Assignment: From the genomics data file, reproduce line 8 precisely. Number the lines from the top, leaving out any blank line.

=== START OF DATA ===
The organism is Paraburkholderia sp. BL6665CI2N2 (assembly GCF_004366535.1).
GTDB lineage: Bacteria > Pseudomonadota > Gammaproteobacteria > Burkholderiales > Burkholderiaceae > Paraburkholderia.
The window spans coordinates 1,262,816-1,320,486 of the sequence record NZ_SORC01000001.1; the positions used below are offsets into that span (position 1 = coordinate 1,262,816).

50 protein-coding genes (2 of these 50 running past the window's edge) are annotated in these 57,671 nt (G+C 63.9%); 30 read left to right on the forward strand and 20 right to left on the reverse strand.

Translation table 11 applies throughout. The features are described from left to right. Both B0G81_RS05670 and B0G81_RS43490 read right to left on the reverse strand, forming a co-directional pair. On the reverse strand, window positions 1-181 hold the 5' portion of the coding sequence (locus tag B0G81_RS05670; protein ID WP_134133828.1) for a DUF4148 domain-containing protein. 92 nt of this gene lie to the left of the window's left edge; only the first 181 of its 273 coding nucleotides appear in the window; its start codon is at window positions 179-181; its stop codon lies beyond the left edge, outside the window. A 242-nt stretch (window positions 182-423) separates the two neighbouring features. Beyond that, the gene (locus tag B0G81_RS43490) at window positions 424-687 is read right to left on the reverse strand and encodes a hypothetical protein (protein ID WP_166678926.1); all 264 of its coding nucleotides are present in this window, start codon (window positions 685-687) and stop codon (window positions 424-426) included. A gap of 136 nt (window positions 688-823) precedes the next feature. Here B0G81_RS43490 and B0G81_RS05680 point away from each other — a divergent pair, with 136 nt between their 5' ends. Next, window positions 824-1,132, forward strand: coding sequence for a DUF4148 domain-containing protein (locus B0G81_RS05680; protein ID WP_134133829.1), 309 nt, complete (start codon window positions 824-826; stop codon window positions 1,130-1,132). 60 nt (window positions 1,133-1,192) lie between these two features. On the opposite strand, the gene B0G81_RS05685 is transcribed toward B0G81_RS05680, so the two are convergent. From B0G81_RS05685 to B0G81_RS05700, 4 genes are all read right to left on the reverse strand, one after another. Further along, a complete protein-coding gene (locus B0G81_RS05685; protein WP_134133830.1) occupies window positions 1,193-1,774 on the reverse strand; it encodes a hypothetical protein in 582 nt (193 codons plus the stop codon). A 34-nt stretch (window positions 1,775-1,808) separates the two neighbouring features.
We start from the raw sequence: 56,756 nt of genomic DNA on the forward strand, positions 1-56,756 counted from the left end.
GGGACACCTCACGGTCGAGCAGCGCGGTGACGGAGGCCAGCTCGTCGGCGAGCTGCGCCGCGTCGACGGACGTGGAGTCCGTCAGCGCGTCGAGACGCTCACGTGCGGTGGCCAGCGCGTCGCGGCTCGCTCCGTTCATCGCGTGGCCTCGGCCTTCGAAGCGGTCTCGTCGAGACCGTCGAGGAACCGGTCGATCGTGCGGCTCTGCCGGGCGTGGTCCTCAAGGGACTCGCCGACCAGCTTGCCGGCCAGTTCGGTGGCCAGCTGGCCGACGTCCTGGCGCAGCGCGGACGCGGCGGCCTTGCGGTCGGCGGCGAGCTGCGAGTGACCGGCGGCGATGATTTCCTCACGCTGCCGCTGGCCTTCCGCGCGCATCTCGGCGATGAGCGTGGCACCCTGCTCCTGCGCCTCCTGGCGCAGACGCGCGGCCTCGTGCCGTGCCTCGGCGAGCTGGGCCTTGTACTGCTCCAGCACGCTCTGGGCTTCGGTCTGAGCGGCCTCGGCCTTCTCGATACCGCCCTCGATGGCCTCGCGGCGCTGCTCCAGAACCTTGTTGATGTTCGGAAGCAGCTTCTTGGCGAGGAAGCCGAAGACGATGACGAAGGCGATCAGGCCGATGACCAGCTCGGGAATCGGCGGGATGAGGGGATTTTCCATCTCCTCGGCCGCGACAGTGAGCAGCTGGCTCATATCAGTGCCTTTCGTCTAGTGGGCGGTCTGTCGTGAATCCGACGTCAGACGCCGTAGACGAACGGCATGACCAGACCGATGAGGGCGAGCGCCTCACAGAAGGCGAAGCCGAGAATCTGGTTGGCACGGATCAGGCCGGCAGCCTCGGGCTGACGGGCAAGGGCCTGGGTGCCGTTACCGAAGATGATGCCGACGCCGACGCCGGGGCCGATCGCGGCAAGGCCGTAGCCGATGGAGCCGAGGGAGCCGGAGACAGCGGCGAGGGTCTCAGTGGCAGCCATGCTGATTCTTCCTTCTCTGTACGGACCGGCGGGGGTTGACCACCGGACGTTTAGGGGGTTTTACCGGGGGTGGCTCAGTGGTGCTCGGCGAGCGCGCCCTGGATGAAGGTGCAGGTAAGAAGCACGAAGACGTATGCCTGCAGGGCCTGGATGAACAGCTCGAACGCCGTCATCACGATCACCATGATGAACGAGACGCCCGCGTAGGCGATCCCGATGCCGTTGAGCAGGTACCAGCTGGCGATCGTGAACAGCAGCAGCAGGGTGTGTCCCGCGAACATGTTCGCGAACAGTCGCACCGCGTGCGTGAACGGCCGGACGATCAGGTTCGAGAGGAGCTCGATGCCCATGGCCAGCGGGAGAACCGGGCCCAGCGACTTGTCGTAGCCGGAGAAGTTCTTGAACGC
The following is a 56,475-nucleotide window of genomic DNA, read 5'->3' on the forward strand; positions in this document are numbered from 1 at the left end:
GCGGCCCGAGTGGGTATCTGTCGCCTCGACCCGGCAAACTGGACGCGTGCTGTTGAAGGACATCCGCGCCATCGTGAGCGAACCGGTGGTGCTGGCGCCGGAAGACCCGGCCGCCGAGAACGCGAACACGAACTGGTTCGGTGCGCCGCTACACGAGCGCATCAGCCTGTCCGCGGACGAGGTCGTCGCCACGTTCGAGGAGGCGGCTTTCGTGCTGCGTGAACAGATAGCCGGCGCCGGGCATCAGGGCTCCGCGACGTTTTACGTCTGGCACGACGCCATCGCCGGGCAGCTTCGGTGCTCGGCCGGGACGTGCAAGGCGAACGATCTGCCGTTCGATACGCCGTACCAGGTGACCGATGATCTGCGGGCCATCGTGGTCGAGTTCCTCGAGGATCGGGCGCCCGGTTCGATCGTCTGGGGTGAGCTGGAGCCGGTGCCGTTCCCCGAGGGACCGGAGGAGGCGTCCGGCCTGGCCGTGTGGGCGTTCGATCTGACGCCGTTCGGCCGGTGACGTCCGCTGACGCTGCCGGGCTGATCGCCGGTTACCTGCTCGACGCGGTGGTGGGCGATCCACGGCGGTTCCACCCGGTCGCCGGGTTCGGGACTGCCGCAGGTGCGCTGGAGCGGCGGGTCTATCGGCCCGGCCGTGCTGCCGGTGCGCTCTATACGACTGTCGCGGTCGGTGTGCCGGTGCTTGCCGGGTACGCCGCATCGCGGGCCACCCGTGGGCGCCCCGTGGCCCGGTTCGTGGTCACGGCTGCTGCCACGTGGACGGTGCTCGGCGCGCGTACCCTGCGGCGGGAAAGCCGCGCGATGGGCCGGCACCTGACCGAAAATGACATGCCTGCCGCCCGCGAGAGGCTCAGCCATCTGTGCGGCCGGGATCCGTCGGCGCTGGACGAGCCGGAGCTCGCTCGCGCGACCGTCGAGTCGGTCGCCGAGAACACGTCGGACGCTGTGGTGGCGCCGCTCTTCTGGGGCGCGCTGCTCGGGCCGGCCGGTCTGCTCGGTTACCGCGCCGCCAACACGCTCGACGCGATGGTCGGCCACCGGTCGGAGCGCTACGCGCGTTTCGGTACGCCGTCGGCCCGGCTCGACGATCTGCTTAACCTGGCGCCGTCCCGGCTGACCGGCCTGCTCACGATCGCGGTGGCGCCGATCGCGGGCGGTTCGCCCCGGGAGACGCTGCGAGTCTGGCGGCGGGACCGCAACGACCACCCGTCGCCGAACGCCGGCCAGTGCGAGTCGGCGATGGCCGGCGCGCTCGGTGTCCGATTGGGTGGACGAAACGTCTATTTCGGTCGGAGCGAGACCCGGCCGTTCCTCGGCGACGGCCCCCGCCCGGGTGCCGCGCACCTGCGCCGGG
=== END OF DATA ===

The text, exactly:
The following is a 56,475-nucleotide window of genomic DNA, read 5'->3' on the forward strand; positions in this document are numbered from 1 at the left end: